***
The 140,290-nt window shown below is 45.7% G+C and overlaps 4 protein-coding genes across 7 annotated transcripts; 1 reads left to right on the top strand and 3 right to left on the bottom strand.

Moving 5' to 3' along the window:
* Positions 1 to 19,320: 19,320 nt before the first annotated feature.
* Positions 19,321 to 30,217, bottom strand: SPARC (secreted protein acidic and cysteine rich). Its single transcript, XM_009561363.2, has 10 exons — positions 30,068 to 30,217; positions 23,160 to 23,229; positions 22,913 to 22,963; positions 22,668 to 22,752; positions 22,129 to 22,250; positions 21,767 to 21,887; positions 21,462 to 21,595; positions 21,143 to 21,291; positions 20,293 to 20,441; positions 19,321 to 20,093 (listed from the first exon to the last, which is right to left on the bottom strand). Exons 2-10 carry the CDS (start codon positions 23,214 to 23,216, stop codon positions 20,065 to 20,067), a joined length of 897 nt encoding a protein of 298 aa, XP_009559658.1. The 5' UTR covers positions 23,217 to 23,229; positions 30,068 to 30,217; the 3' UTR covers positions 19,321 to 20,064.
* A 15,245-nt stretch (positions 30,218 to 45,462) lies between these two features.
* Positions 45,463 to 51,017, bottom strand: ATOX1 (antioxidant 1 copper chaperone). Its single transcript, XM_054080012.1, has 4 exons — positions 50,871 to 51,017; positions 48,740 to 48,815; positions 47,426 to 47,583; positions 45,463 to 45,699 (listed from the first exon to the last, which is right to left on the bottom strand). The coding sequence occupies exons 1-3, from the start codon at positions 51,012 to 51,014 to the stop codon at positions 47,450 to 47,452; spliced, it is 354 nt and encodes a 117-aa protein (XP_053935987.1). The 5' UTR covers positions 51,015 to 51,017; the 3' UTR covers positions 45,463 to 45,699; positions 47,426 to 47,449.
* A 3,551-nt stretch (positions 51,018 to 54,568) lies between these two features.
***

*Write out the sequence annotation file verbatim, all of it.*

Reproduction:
The 140,290-nt window shown below is 45.7% G+C and overlaps 4 protein-coding genes across 7 annotated transcripts; 1 reads left to right on the top strand and 3 right to left on the bottom strand.

Moving 5' to 3' along the window:
* Positions 1 to 19,320: 19,320 nt before the first annotated feature.
* Positions 19,321 to 30,217, bottom strand: SPARC (secreted protein acidic and cysteine rich). Its single transcript, XM_009561363.2, has 10 exons — positions 30,068 to 30,217; positions 23,160 to 23,229; positions 22,913 to 22,963; positions 22,668 to 22,752; positions 22,129 to 22,250; positions 21,767 to 21,887; positions 21,462 to 21,595; positions 21,143 to 21,291; positions 20,293 to 20,441; positions 19,321 to 20,093 (listed from the first exon to the last, which is right to left on the bottom strand). Exons 2-10 carry the CDS (start codon positions 23,214 to 23,216, stop codon positions 20,065 to 20,067), a joined length of 897 nt encoding a protein of 298 aa, XP_009559658.1. The 5' UTR covers positions 23,217 to 23,229; positions 30,068 to 30,217; the 3' UTR covers positions 19,321 to 20,064.
* A 15,245-nt stretch (positions 30,218 to 45,462) lies between these two features.
* Positions 45,463 to 51,017, bottom strand: ATOX1 (antioxidant 1 copper chaperone). Its single transcript, XM_054080012.1, has 4 exons — positions 50,871 to 51,017; positions 48,740 to 48,815; positions 47,426 to 47,583; positions 45,463 to 45,699 (listed from the first exon to the last, which is right to left on the bottom strand). The coding sequence occupies exons 1-3, from the start codon at positions 51,012 to 51,014 to the stop codon at positions 47,450 to 47,452; spliced, it is 354 nt and encodes a 117-aa protein (XP_053935987.1). The 5' UTR covers positions 51,015 to 51,017; the 3' UTR covers positions 45,463 to 45,699; positions 47,426 to 47,449.
* A 3,551-nt stretch (positions 51,018 to 54,568) lies between these two features.